Feeling Grateful

My household has been a whirlwind this past month.  Both of my children participate in fall activities that culminate in November.  I threw two birthday parties.  I trekked down to Atlanta for a fabulous #ASHA12 experience.

How easy it is to focus on all the busyness of life—the tasks, the schedules, the mounting laundry.  When really it’s time to sit back, relax and take a moment to give thanks for all our days offer.

  1.  Small hands:  One of my most favorite aspects of working with the preschool and Kindergarten crowd is that when I pick them up from the classroom they so frequently tuck their little hand into mine.  Tiny, warm and chubby—it’s like holding a smile.
  2. Hugs:  I’ve got a little guy I discharged a few years ago that will still dash out of line to give me a hug and say “Hi, Mrs. Lewis!” regardless of who is around.  What a great pick me up!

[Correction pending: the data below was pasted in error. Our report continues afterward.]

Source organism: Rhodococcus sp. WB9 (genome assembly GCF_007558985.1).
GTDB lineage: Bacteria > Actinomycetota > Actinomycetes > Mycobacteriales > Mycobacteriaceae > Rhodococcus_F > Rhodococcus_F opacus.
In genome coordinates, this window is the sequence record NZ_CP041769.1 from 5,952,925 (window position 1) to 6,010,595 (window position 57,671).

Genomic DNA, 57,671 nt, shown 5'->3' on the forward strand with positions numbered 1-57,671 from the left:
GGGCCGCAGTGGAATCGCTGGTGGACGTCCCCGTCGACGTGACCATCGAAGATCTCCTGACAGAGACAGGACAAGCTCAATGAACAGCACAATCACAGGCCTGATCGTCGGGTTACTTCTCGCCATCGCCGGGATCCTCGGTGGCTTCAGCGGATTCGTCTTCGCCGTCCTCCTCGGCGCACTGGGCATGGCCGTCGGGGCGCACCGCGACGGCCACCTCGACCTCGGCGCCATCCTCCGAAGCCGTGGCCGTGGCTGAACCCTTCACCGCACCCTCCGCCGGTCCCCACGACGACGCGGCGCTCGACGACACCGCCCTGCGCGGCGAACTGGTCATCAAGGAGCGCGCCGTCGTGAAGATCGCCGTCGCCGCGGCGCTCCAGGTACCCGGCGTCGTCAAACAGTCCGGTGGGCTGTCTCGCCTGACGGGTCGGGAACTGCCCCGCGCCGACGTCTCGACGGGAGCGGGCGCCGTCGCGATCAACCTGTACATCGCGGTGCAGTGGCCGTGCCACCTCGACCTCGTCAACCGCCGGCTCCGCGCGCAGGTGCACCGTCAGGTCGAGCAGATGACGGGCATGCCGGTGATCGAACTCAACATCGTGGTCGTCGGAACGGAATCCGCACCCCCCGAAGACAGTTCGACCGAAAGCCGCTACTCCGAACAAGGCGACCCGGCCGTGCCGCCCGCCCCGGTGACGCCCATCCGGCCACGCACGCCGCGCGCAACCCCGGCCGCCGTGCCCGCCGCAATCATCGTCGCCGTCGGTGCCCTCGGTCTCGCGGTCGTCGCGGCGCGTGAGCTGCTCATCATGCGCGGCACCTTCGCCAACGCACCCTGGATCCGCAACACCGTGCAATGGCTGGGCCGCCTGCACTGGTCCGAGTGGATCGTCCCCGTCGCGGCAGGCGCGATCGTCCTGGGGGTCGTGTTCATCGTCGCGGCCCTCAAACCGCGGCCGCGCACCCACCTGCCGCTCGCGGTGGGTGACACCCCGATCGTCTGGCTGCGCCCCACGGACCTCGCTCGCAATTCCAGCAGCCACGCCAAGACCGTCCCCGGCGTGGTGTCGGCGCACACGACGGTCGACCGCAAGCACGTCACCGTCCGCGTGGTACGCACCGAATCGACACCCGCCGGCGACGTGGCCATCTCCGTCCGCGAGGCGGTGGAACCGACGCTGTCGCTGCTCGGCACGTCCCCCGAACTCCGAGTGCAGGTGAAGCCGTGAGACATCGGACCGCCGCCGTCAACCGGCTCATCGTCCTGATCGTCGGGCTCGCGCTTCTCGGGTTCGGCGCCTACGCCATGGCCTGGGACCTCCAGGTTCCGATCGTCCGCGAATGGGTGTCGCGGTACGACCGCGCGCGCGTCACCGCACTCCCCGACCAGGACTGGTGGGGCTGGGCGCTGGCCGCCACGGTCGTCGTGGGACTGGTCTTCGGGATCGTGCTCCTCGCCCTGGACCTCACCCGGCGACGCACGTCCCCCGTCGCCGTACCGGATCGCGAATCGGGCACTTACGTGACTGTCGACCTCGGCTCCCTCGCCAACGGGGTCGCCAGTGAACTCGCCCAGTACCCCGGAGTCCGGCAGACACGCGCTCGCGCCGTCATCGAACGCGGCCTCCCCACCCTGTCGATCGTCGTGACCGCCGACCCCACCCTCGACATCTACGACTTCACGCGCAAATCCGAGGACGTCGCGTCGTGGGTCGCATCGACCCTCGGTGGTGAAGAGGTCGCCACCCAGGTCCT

3. Giggles:  I saw that laughter stat again recently; toddlers laugh 400+ times a day and adults only 15.  How very lucky to be in a profession that regularly exposes me to giggle fits and keeps my own levels high.
  4. The #SLPeeps:  A common lament is that computers/media have decreased our opportunities for personal interaction, but to see the online #SLPeeps community come together in person is to experience the best kind of contradiction.  Whether on a personal or professional level, and most often both, the support of these speechies is definitely a reason for thanksgiving.

Wishing you and your families a wonderful, love filled holiday and safe travels!

Take a moment to let us know what you are most thankful for this year.


This Post Has 3 Comments

  1. ndnspeechmom

    I totally agree with this post, although I wasn’t there at ASHA I felt the connection! I also love the way you described small hands.

    1. admin

      Thanks Skye! When I see your little ones, I get nostalgic for that age. (then my daughter asks if we can go shopping for boots and I think this age is pretty great too!) Will we see you in Chicago? Kim

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The views expressed in this blog are my own and are intended to inspire other speech-language pathologists in their own practice. If you are a parent, teacher or other educator, these ideas are not intended to take the place of treatment by a certified clinician. Read full disclaimer here.